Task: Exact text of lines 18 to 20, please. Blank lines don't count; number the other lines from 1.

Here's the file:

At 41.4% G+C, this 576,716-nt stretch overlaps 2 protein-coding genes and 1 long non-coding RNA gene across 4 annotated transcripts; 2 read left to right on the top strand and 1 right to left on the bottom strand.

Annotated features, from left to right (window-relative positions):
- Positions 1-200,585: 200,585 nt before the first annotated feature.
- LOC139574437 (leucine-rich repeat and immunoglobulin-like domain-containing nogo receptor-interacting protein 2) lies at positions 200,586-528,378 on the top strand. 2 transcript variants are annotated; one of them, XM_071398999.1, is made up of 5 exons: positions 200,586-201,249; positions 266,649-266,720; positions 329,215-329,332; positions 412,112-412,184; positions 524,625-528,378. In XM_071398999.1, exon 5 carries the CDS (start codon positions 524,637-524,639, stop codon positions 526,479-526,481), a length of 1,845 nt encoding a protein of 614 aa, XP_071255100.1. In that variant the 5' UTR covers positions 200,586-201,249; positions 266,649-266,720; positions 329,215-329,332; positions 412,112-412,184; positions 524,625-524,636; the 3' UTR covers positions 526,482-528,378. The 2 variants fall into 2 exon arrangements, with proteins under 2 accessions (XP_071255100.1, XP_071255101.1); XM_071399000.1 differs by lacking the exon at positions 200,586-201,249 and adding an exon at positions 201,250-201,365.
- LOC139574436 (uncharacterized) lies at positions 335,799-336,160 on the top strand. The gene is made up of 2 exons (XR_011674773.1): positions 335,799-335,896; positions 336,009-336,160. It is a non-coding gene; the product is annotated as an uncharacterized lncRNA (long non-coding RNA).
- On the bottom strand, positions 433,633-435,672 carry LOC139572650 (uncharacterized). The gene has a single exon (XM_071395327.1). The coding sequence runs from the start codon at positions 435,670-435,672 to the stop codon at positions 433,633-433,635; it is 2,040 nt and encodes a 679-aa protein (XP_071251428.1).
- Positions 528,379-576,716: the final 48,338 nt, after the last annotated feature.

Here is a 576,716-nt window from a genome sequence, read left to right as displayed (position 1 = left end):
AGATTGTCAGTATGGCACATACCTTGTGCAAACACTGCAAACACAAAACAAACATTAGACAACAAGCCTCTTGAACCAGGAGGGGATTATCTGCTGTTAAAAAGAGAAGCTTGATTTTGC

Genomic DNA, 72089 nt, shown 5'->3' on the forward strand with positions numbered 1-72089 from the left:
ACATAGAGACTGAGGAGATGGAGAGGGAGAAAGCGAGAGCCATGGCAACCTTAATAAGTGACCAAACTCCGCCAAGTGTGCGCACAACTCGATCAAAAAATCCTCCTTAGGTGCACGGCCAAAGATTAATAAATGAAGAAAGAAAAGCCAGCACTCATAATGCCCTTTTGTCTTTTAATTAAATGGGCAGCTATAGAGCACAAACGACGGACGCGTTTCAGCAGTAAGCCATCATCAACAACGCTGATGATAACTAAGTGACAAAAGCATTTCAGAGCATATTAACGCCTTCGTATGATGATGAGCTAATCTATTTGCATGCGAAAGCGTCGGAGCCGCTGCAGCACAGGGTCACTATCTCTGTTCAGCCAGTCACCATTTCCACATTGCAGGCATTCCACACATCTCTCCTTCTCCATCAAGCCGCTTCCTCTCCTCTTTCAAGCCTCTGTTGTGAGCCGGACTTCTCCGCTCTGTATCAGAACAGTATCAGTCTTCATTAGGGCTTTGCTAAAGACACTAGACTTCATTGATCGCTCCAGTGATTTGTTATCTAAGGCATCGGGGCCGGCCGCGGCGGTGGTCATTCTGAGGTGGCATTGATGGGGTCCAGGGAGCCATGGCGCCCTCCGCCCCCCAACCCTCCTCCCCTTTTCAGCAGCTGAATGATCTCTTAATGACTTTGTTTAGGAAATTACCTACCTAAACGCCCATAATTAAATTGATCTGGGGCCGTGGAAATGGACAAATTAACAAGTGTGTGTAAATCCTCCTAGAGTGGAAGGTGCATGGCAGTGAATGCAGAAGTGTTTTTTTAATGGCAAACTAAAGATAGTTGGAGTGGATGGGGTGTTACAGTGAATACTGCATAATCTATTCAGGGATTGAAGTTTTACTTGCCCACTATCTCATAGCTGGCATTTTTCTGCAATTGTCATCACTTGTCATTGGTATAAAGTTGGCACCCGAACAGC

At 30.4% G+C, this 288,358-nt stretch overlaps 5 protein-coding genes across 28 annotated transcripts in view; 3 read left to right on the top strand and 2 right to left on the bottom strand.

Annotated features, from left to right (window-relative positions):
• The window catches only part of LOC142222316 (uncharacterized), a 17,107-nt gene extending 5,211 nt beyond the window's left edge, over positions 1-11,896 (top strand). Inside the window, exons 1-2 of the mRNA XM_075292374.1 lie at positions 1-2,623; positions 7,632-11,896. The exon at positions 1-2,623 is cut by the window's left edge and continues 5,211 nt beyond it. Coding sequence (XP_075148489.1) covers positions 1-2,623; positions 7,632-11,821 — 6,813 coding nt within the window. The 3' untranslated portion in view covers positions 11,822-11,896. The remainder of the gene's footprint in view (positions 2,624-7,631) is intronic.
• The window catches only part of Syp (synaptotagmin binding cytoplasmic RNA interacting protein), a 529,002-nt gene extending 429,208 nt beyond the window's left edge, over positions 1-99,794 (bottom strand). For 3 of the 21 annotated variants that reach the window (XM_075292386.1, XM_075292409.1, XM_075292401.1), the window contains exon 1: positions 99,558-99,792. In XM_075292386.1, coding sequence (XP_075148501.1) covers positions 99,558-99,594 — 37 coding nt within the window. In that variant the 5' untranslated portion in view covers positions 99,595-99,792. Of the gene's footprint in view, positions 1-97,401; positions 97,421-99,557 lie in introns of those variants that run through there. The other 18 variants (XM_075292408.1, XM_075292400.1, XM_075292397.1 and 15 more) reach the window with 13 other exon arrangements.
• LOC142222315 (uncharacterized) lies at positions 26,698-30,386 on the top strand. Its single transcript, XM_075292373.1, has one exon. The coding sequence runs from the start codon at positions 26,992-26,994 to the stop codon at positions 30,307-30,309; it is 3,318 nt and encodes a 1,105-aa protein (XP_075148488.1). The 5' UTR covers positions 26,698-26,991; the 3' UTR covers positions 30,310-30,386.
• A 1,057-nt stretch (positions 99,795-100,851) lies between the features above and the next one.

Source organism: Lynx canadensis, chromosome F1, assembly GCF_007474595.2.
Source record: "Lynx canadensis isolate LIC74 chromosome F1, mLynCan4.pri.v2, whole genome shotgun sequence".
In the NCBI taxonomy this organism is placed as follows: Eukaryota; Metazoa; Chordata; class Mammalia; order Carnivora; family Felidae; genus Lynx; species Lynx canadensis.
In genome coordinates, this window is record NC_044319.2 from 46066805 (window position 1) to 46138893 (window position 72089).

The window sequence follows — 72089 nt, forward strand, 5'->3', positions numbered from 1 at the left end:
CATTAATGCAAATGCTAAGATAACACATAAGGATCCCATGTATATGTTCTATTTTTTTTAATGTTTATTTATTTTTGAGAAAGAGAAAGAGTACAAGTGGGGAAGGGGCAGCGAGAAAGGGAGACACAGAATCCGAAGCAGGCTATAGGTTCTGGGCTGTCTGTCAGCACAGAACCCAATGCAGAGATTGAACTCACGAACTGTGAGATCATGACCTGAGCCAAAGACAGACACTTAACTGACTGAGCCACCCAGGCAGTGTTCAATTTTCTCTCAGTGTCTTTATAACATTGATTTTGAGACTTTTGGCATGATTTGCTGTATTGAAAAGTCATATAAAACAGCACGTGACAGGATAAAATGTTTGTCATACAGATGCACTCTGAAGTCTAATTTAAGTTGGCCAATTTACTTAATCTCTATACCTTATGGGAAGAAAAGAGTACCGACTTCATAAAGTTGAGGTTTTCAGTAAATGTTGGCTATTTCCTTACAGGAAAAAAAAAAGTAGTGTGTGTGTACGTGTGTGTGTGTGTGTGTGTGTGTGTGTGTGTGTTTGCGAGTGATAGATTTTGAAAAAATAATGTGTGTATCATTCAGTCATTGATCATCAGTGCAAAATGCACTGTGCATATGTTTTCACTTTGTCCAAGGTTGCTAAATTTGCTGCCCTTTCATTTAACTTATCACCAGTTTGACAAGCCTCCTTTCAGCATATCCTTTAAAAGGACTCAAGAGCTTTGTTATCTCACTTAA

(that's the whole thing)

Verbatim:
Source organism: Lynx canadensis, chromosome F1, assembly GCF_007474595.2.
Source record: "Lynx canadensis isolate LIC74 chromosome F1, mLynCan4.pri.v2, whole genome shotgun sequence".
In the NCBI taxonomy this organism is placed as follows: Eukaryota; Metazoa; Chordata; class Mammalia; order Carnivora; family Felidae; genus Lynx; species Lynx canadensis.